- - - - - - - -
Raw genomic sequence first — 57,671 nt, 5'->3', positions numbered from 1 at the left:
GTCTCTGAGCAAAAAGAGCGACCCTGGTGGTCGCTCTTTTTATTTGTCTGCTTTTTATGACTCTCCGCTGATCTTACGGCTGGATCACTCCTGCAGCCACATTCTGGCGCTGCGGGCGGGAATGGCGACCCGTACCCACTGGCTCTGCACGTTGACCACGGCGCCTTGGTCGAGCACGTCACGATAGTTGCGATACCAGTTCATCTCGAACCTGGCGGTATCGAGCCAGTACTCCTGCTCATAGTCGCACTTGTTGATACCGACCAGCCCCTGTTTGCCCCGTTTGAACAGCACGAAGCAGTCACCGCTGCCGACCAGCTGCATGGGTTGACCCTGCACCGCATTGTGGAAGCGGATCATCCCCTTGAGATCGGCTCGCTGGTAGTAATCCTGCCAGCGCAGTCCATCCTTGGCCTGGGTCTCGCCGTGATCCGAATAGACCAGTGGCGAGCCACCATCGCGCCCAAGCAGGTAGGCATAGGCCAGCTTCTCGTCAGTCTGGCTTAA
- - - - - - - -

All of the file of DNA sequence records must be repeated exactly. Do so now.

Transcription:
Raw genomic sequence first — 57,671 nt, 5'->3', positions numbered from 1 at the left:
GTCTCTGAGCAAAAAGAGCGACCCTGGTGGTCGCTCTTTTTATTTGTCTGCTTTTTATGACTCTCCGCTGATCTTACGGCTGGATCACTCCTGCAGCCACATTCTGGCGCTGCGGGCGGGAATGGCGACCCGTACCCACTGGCTCTGCACGTTGACCACGGCGCCTTGGTCGAGCACGTCACGATAGTTGCGATACCAGTTCATCTCGAACCTGGCGGTATCGAGCCAGTACTCCTGCTCATAGTCGCACTTGTTGATACCGACCAGCCCCTGTTTGCCCCGTTTGAACAGCACGAAGCAGTCACCGCTGCCGACCAGCTGCATGGGTTGACCCTGCACCGCATTGTGGAAGCGGATCATCCCCTTGAGATCGGCTCGCTGGTAGTAATCCTGCCAGCGCAGTCCATCCTTGGCCTGGGTCTCGCCGTGATCCGAATAGACCAGTGGCGAGCCACCATCGCGCCCAAGCAGGTAGGCATAGGCCAGCTTCTCGTCAGTCTGGCTTAA